Many people today can quote Psalm 23 verbatim, having learned it as a child in Sunday School, or perhaps Vacation Bible School, or maybe even from their parents. But how many of us truly understand the deeper, spiritual truths contained in this Psalm? The following study is aimed at giving us a bit more of an in-depth look at this beautiful Psalm and its practical application in our lives. During our study, it is important to remember that the truth contained in this Psalm—which indeed is the very Person of Jesus Christ (John 14:6)—is the “the same yesterday and today and forever” (Hebrews 13:8).
Psalm 23, verse 1
23:1: “The LORD is my shepherd, I shall not want.”
The first thing to point out is that the word for “LORD” in Hebrew is יְהוָה (YHWH), which for the Jews was so holy that they would not even pronounce the name according to its consonants and vowels, but rather pronounced the name “adonai” instead. The word “adonai” comes from the Hebrew word אֲדֹנָי (’adonai), which comes from the word אָדוֹן (’adôn). It means “lord or master,” referring to a human “lord or master.” Thus, whenever the Jews would come to the word יְהוָה (YHWH), they would pronounce it as אֲדֹנָי (’adonai), which may be translated as either “my lord,” or “oh lord” (e.g., Genesis 18:3).
YHWH the Shepherd
David, a shepherd himself, then recognizes that יְהוָה (YHWH) is his own “shepherd,” meaning that He will supply all of David’s needs. We see this reiterated in Philippians 4:19 by Paul: “And my God will supply all your needs according to His riches in glory in Christ Jesus.” The question before us, therefore, is not whether God will or will not provide for us, but rather will we as His children continue to believe He will?
For example, after we have previously experienced His provision and then encounter difficult financial times in which fear grips us, attempting to motivate us to take matters in our own hands because, according to the thoughts coming into our minds, “God helped in the past, but He cannot do it now,” will we continue to trust and obey Him?
The most repetitive commandment in the Bible is “Do not fear,” and its corollaries—don’t worry, don’t be dismayed, etc. —and the second most repetitive command is “Trust in the Lord,” and its corollaries as well. Thus, when David writes, “The LORD is my shepherd, I shall not want,” he does not write this from a place of ease and plenty, but rather from a point where he cannot see the metaphorical “hand in front of his face” or how his personal needs of sustenance are being provided. Indeed, this is the test for all of us in our walk of faith. Do we succumb to fear and take matters into our own hands, or do we make a choice to be committed to the death in believing and trusting God, doing things the way He directs us? Are we motivated by fear and reacting out of disbelief? Or do we trust in God who keeps us safe? That is the question, and it is one we are all brought to repeatedly. GOD IS ALWAYS FAITHFUL, EVEN IN THE MIDST OF OUR FEARS AND PRESSURES!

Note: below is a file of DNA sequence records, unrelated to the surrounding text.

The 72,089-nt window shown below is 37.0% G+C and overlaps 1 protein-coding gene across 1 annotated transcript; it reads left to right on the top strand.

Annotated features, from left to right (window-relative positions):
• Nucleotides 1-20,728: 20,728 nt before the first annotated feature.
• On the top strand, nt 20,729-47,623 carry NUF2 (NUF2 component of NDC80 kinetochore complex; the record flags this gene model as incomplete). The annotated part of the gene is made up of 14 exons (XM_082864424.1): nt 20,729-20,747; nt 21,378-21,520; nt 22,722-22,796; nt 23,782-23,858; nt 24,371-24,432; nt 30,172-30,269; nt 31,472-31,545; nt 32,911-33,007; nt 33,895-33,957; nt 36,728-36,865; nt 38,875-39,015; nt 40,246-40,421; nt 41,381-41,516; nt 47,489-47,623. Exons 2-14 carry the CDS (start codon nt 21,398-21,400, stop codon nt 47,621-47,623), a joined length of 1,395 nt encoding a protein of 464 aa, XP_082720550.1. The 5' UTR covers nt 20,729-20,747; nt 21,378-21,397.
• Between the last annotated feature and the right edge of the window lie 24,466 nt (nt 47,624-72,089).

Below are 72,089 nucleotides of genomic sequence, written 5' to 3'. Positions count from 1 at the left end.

The Shepherd’s Perfect Provision
In relation to this, the Hebrew word for “want” is אֶחְסָֽר (’eḥsar), which literally means, “I will want,” but with the Hebrew word for “no,” לא (lo’), in front of it, it is translated “not I shall want.” The root verb for “want” is חָסֵר (ḥaser), which means “to have need, be lacking, and to fail.” Thus for David, even in the midst of his greatest needs, as he looked to the Lord, the Lord provided for him exactly what he needed exactly when he needed it. This too is reiterated by Jesus in Matthew 6:25-33:
For this reason I say to you, do not be anxious for your life, as to what you shall eat, or what you shall drink; nor for your body, as to what you shall put on. Is not life more than food, and the body than clothing? 26 “Look at the birds of the air, that they do not sow, neither do they reap, nor gather into barns, and yet your heavenly Father feeds them. Are you not worth much more than they? 27 “And which of you by being anxious can add a single cubit to his life’s span? 28 “And why are you anxious about clothing? Observe how the lilies of the field grow; they do not toil nor do they spin, 29 yet I say to you that even Solomon in all his glory did not clothe himself like one of these. 30 “But if God so arrays the grass of the field, which is alive today and tomorrow is thrown into the furnace, will He not much more do so for you, O men of little faith? 31 “Do not be anxious then, saying, ‘What shall we eat?’ or ‘What shall we drink?’ or ‘With what shall we clothe ourselves?’ 32 “For all these things the Gentiles eagerly seek; for your heavenly Father knows that you need all these things. 33 “But seek first His kingdom and His righteousness; and all these things shall be added to you. (Matthew 6:25-33)
Thus, the struggle for us, as was with David and all other believers at any time in history, is not the fact that God will provide all of our needs, but rather our coming to the point of believing and trusting Him to do so. What we often find ourselves confronted with is the fear that God won’t, and then, motivated by that fear of disbelief, we begin to strive in our own carnal strength out of the fear of disbelief to meet our own needs because we do not believe that He will as He said He would. That is the continuing struggle and battle that we face as believers in Jesus.
What must occur is the end of trusting in ourselves (motivated by the fear that God will not and cannot do as He says He will do) before we can truly rest in His promise of provision as we genuinely “seek first His kingdom and His righteousness.” When that occurs, then He will indeed meet our needs, which may include work and the income we need for our needs and that of our families.